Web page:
I'll be honest. Money's tight. It is for many of us, but in our culture, we independent Americans don't like to talk about it. Kings and queens of the world, we are, and so we fake it. I'm so sick of faking it. I want to be real. Not asking for any handouts, but I think by being honest, some others, hopefully, will find encouragement.

Lots written on the national debt and the record setting levels of consumer debt. Our country, our own wallets: America and Americans are afflicted.

Recently I read a book called Affluenza. It's been out a few years, and it doesn't talk about anything that anybody does not know: Much of the debt in this country is because people are buying too much stuff, being materialistic, etc.

But there's another side to it, I'm convinced. It's not always about over-consuming. Sometimes it's the bare necessities. Even in the face of doing without, debt can mount. I want to talk about the underbelly of this debt problem from the side of the tracks that no one wants to be on (unless they are being "missional", that is). And the underbelly of the problem is this: We are a nation of people who are each of us "hunting without a tribe", to use caveman terms. Self sufficiency is expected of each of us, of each household.

When you grow up poor in the inner city, you yourself might make it through college but you are not starting your adult life out at the same place as a college graduate who did not grow up poor. You are starting out deep in debt.

Debt begets more debt. That is one angle of the problem. Yes, you can get your college degree. Yes, you can be that professional. But money is already tight at a time when other kids are getting help from mom and dad in the form of a car, or a townhouse, or whatnot, and you are on your own. Just the necessites. Debt begets more debt. The used car has to be repaired. Things get tighter. Student loans are due.

You know where I'm going with this.

You really can't get out of the inner city in one generation, especially when you are hunting without a tribe.

In so many little ways, things are stacked against you. Perhaps your teeth aren't quite as straight (perhaps?) as the other guy being interviewed for the same job, because his parents bought him braces and yours couldn't. Does it make a difference in how much you can bring in? In whether you get the job? I don't know. They say looks really matter. It probably does. Little things. It feels like it does. And watching your own kids grow you watch their teeth and pray to God they are straight.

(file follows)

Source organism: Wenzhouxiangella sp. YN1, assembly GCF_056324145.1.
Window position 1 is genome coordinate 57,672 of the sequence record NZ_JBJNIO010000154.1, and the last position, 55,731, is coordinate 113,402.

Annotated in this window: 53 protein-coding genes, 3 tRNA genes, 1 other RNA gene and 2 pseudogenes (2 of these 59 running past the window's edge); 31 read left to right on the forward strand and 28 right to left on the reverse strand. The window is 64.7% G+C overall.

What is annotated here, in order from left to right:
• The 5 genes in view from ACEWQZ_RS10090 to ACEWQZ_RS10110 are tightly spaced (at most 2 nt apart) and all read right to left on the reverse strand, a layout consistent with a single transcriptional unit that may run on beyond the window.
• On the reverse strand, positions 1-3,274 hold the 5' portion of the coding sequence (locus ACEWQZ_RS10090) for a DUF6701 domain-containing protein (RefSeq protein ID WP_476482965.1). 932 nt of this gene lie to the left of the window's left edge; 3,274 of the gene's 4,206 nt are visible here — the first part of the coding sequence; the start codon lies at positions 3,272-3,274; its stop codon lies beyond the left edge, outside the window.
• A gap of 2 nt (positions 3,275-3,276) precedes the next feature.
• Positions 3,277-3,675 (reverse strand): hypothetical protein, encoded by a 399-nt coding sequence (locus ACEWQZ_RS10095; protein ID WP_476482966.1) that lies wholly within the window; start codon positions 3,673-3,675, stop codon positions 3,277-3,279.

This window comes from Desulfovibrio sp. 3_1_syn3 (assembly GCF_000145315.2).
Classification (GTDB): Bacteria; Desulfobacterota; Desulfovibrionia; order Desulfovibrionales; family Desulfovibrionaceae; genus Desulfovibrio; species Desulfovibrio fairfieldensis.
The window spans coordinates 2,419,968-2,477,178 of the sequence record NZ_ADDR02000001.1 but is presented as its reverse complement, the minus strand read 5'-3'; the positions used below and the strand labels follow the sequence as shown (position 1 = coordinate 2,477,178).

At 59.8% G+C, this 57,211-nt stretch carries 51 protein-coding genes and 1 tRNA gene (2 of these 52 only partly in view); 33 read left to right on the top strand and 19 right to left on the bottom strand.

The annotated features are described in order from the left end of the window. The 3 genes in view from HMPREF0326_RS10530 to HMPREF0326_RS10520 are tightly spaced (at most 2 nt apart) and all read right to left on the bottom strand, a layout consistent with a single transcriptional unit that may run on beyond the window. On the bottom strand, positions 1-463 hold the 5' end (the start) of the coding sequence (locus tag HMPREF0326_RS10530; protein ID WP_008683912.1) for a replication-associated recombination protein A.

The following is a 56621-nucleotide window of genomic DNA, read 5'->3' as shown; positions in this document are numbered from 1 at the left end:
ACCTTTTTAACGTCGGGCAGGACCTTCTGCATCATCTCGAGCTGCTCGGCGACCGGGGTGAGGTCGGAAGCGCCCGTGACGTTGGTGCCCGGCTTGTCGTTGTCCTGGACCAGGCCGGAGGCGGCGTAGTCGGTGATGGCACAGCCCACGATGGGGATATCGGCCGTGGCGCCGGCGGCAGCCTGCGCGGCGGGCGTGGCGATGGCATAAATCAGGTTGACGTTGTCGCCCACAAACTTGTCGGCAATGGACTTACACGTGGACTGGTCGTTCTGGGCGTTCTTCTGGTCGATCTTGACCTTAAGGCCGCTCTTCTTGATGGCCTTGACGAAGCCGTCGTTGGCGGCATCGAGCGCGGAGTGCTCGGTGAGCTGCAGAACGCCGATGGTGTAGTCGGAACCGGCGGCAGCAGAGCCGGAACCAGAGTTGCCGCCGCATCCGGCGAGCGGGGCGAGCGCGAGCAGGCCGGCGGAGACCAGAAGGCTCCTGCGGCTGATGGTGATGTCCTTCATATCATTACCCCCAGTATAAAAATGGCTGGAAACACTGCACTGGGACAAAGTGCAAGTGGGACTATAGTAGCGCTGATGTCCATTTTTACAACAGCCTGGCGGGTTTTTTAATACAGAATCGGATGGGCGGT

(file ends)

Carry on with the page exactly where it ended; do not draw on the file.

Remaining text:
Hunting without a tribe, living without a support system, you really don't get as far. When you don't have someone in your circle of friends who is handy, willing to help you out in exchange for dinner, or just because you are friends, or in exchange for whatever else you yourself are good at and can give, what ends up happening: Small things cost money. When there's no cushion to fall back on, debt piles up because life happens and life happens much more often when you are by necessity buying used or cheaper goods. A vicious cycle.

And it does no good to talk about the people in the mud huts cooking on cow patties on the other side of the world, because that's like comparing apples and kumquats. Yes, economies can be compared and one is poorer than the other, but there is also validity in saying that within the economy one finds oneself, if the necessities of life are hard to come by, or can't be come by without going into debt (like the ability to cook food, have a working oven for instance), then there is a level of poverty there. See what I'm saying? The lady in africa who has a cow patty fueled oven is better off than I am if my oven is broken and I can't afford to get it fixed.

We are so stinkin' dependent of STUFF to keep our lives running smoothly, machines to meet our needs and we can't just step outside of that. This is the economy in which we find ourselves. And it is burdensome.

I don't wish to minimize the suffering on the other side of the world, though, either. How do I even express all this rationally without doing so?

Health problems also exacerbate the reality of hunting without a tribe. Your needs are different than the usual. The needs of your family are different...special. How I hate that term "special needs". Because special is positive term and it is a lie. Special needs really means needy. Things cost more, are harder, take more energy and more resources on every level: emotional, physically, financially...all of it. How special! Awwww, warm fuzzies. And because of the politically correct bullshit of a term like "special needs" the impact is lessened and you are on your own in so many ways, even within understanding communities.